DALLAS — Delta Air Lines plans to reduce international flying later this year as travel demand in some places weakens due to lower oil prices and the strong U.S. dollar.
The airline said Wednesday that it will make cuts of up to 20 percent on routes to Japan, India, Brazil, Africa and the Middle East. It will suspend winter flights to Moscow.
Delta announced the moves as it reported first-quarter profit that more than tripled from a year ago, helped by lower jet fuel prices.
The results were slightly better than analysts expected, and the shares rose in afternoon trading.
CEO Richard Anderson said it was Delta's best January-through-March quarter ever both financially and operationally.
However, the strong U.S. dollar and low oil prices are hurting ticket sales in some foreign markets, and Delta announced that it will reduce its international passenger-carrying capacity by 3 percent later this year. It's an even bigger cut, 6 percent, from Delta's original, ambitious plan.
Anderson told analysts on a conference call that the moves would get the airline's so-called unit revenue back on track. Revenue for every seat flown one mile, a closely watched figure in the airline business, fell 2 percent in the first quarter and is expected to decline between 2 percent and 4 percent in the April-through-June quarter.
Airline officials said that other than suspending seasonal service to Moscow, they would not eliminate routes altogether. Instead, they will use smaller planes or fly less often on existing international routes. U.S. passenger-carrying capacity will grow 2 percent.
Analysts have worried that falling oil prices have tempted airlines to add too many new flights, which tends to depress fares. They feared that airlines would abandon their recent strategy of no or slow growth in capacity, which has helped boost fares and produce record profits. Delta's announcement cheered them.
"It's a great sign that the company is going to be disciplined whenever there is any sign of demand weakness anywhere in the world," Jim Corridore, an analyst with S&P Capital IQ, said in an interview. "We hope the rest of the industry follows Delta's lead."
That would squeeze bargain-hunting passengers, though.
Years ago, vacationers could often count on fare sales when airlines grew too quickly and then desperately tried to fill seats by cutting prices. But now airlines are keeping their planes nearly full. The average flight on Delta and Delta Connection in the first quarter was 81.7 percent full. Demand for travel is strong enough that the airlines don't need to discount deeply, as consumers saw even while jet fuel prices were tumbling last year.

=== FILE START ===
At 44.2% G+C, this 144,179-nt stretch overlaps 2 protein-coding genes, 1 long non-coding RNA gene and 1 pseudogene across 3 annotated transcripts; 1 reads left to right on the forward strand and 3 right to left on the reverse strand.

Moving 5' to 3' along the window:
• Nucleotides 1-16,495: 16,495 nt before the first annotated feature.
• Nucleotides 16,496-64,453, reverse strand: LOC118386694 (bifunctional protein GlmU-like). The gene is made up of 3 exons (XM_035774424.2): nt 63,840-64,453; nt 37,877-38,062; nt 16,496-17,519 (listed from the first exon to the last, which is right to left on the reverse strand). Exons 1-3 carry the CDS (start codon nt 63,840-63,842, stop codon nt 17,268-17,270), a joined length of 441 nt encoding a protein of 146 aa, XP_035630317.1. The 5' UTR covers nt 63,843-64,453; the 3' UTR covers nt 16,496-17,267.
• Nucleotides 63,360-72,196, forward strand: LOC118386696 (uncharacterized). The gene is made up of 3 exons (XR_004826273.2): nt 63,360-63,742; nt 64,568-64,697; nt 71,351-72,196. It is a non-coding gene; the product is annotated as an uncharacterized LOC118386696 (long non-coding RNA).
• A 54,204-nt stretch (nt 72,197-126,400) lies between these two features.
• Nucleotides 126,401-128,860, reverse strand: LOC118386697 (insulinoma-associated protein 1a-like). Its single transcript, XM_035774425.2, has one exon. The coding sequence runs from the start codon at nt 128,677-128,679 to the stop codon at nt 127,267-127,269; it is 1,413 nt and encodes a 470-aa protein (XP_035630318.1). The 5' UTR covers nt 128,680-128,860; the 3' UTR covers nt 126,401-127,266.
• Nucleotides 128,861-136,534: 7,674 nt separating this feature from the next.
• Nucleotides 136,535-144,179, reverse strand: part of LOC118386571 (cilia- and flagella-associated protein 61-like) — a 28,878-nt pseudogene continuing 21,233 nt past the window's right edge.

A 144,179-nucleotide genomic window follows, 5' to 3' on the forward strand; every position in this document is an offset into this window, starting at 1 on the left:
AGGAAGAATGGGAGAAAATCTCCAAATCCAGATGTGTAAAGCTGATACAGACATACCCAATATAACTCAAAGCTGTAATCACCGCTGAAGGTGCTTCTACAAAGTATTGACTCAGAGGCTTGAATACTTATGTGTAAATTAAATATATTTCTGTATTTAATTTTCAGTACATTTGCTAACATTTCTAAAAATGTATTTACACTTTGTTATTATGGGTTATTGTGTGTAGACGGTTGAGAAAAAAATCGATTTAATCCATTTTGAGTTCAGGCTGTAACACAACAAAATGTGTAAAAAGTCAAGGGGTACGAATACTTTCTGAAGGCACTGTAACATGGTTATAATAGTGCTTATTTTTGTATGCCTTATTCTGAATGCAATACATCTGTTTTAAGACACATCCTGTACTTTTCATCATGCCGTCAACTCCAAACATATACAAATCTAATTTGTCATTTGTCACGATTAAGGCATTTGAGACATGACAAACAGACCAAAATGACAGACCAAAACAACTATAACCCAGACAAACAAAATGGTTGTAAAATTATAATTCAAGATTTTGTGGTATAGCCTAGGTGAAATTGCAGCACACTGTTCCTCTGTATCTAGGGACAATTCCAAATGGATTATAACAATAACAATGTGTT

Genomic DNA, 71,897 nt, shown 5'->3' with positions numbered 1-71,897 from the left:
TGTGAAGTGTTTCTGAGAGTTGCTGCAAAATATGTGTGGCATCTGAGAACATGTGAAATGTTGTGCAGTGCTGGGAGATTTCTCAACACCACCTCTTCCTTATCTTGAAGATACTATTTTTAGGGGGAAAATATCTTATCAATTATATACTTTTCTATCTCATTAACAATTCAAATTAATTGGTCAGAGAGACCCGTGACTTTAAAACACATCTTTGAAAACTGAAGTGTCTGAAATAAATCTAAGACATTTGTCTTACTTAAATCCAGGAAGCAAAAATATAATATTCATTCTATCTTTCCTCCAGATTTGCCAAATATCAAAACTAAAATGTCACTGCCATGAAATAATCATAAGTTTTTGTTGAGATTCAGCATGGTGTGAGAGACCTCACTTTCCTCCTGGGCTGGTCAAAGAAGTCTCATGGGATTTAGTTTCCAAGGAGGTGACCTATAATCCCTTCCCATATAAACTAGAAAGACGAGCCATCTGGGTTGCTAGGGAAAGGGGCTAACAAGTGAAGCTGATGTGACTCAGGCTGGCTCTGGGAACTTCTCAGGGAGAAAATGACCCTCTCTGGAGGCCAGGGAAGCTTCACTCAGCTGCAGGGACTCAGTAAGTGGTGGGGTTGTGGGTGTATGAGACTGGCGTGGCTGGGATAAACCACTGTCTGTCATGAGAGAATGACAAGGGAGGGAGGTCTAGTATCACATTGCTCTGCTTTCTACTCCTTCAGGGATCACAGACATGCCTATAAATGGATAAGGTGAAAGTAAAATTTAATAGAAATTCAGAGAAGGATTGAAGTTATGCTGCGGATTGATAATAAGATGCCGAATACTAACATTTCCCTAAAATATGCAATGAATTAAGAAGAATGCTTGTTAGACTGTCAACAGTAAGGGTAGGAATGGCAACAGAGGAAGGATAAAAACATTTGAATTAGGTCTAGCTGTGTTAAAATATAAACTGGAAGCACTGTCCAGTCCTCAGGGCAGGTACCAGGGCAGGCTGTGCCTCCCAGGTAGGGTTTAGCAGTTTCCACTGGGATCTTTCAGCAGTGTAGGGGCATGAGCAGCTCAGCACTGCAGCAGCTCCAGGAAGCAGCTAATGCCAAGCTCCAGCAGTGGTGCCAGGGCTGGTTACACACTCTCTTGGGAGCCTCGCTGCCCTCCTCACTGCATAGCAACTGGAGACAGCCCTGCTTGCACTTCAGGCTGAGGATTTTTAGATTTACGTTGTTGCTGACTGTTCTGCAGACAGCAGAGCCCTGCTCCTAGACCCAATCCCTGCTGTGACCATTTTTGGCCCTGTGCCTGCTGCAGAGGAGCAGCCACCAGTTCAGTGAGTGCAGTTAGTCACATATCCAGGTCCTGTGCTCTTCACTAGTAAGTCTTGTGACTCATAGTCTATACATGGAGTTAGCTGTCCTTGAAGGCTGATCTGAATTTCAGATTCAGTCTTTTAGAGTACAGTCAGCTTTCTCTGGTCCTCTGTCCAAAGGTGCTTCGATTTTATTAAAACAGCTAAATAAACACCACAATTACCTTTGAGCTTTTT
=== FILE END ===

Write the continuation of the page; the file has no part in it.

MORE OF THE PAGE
"The years of huge fare sales, the boom-and-bust cycle that customers benefited from, are long gone," Corridore said.
Atlanta-based Delta Air Lines Inc., the nation's third-biggest airline company behind American and United, reported first-quarter net income of $746 million, or 90 cents per share, up from $213 million, or 25 cents per share, in the same period last year.
Including regional Delta Connection flights, the company spent about $600 million less on fuel than a year ago, a savings of 22 percent.
However, Delta paid for its strategy of hedging against fuel price spikes. Hedging contracts work like insurance against rising oil prices, but they lose value when energy prices fall. Delta took a write-down of $372 million on its hedging contracts on top of the $1.2 billion that it took in the previous quarter.
Excluding those write-downs and other one-time items, Delta said it would have earned 45 cents per share. That was a penny better than the average estimate of 10 analysts surveyed by Zacks Investment Research.
Revenue rose 5 percent to $9.39 billion, matching the Zacks forecast. Traffic, measured in miles flown by passengers, gained 4 percent.
In afternoon trading, Delta shares were up 88 cents, or 2.1 percent, to $43.97. They began the day down 12 percent in 2015, compared with a 2 percent gain in the Standard & Poor's 500 index.
David Koenig can be reached at http://twitter.com/airlinewriter